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Customs Didn't Bother To Show Up To City Council's Hearing On LAX Chaos

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Protests at Tom Bradley International Terminal on Sunday, January 29. (Photo by Julia Wick/LAist)
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On Tuesday, a City Council committee held a hearing to investigate the chaos at Los Angeles International Airport caused by President Trump's travel ban. Confusion reigned at LAX in the immediate aftermath of the executive order, which led to an indeterminate number of travelers detained for long periods of time, as well as thousands of protesters descending on the airport. Lawyers estimated that at least a hundred travelers were impacted by the ban during that first weekend alone.

The hearing was held during a meeting of the City Council's Innovation, Grants, Technology, Commerce, and Trade Committee in response to a motion sponsored by Councilmen Bob Blumenfield, Mike Bonin, and David Ryu. Council members sought to not only examine what had happened at LAX in the immediate aftermath of the ban, but to also look at how the city and airport could better respond if similar situations arise again in the uncertain landscape of Trump's America.

Blumenfield, who chairs the committee, said that the executive order has had "a significant impact not just on the nation but all Angelenos," because LAX is more than just an entry point to the country: it's "the front door to our city." The "lack of clarity from the federal government has left the city of Los Angeles with unanswered jurisdictional, legal, and logistical concerns," according to a statement issued by Blumenfield.

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From left, councilmen Paul Krekorian, Bob Blumenfield, Mike Bonin and Joe Buscaino and aides at Tuesday's committee hearing. (Photo by Julia Wick/LAist)
Jennie Pasquarella, director of immigrant rights and a staff attorney for the ACLU of Southern California, and Patrick M. Gannon, deputy executive director of security and public safety for Los Angeles World Airports, the city agency that runs LAX, appeared before the committee to answer questions. There was, however, a key player missing from the discussion: any representative from U.S. Customs and Border Patrol.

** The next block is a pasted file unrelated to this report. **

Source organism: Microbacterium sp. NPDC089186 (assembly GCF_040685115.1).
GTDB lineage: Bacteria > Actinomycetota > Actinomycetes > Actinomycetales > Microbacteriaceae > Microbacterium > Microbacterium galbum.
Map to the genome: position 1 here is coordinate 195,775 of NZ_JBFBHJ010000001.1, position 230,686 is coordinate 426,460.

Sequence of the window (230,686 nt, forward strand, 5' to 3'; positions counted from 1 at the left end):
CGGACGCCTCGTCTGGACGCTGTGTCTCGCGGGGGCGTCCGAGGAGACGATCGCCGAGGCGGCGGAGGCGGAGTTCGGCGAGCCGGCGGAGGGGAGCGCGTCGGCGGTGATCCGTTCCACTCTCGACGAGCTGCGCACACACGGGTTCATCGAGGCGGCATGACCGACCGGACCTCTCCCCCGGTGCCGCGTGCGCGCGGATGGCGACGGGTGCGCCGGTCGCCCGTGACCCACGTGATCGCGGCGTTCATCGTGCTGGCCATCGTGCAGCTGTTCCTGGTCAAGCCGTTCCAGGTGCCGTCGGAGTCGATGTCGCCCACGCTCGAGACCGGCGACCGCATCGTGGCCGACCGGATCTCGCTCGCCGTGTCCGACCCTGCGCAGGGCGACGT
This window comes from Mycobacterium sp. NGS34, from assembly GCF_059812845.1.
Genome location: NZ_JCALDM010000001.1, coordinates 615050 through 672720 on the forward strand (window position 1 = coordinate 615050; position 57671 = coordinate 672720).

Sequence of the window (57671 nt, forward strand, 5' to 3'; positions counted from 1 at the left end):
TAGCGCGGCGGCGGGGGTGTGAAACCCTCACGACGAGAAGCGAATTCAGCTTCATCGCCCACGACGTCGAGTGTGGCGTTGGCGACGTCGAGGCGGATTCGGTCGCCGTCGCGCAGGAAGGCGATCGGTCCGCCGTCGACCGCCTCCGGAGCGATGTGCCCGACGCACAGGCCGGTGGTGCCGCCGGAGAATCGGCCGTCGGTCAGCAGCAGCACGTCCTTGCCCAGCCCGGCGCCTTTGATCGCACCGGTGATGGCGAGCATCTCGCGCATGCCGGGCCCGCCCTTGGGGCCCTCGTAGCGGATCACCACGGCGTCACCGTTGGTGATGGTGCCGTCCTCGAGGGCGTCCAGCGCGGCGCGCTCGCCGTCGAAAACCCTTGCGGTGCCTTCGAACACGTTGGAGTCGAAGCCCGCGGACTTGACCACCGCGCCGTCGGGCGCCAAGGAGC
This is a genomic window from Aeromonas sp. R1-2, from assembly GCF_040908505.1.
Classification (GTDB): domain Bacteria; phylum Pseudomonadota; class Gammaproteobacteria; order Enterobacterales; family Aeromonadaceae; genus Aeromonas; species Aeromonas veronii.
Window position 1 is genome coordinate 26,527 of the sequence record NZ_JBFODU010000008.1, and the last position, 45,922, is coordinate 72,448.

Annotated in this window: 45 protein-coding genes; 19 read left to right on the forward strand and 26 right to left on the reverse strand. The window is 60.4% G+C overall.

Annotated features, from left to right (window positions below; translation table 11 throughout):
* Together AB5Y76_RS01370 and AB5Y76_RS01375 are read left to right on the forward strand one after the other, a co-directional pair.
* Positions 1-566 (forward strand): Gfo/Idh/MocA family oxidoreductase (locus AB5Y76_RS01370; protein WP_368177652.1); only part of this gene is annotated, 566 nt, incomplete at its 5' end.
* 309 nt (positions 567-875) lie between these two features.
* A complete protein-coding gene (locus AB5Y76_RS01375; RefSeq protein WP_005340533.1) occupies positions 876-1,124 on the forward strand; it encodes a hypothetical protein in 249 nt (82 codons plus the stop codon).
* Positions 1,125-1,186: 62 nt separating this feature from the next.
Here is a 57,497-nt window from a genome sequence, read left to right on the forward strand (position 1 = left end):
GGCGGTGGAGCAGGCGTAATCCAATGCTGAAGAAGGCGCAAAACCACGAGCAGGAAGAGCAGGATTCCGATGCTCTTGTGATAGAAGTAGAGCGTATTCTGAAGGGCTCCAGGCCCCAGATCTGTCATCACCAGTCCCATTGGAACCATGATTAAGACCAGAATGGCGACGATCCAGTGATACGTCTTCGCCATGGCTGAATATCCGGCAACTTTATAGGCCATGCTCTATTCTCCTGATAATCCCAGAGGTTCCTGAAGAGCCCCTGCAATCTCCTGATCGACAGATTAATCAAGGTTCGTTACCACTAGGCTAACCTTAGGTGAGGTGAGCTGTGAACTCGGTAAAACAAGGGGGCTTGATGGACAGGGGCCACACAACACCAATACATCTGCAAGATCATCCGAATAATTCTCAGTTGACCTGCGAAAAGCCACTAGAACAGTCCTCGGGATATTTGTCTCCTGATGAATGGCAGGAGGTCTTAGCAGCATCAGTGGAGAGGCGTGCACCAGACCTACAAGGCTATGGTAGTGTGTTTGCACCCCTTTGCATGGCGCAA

"We did invite them and they directed us to their website," Blumenfield said after noting their prominent absence. LAist reached out to CBP for comment but did not immediately hear back.

Gannon and airport police chief David L. Maggard went through a detailed presentation of the events immediately following the order, including the large-scale protests at LAX on January 27 and 28, and the airport's response. According to Gannon, the number of demonstrators was unprecedented in airport history. He praised the crowd for being overwhelmingly peaceful and cooperative. "With the exception of there just being a lot of people, it went very smoothly," said Gannon. He said that the cost of overtime security among airport police for the LAX protests was, at current estimate, between $150,000 to $175,000, not counting the LAPD deployment. Blumenfield raised the possibility of billing the federal government for those costs, though it remains unclear if that is actually feasible.

Here's a slide from Gannon's presentation that offers a day-by-day breakdown of the protests:

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(Courtesy of Los Angeles World Airports)
According to Gannon, the protests caused a number of impacts to airport operations on Sunday, January 29, including 26 international flight delays and 17 domestic flight delays. No flights were cancelled as a result of the protests.

Council members on the committee questioned Gannon about his ability to interface with CBP, and what recourse the city would have—if any—if similar situations arise in the future. Gannon made it clear that because CBP is a federal entity operating apart from the city-controlled airport, customs can completely restrict access to their areas of operation, which are technically considered part of the U.S. border.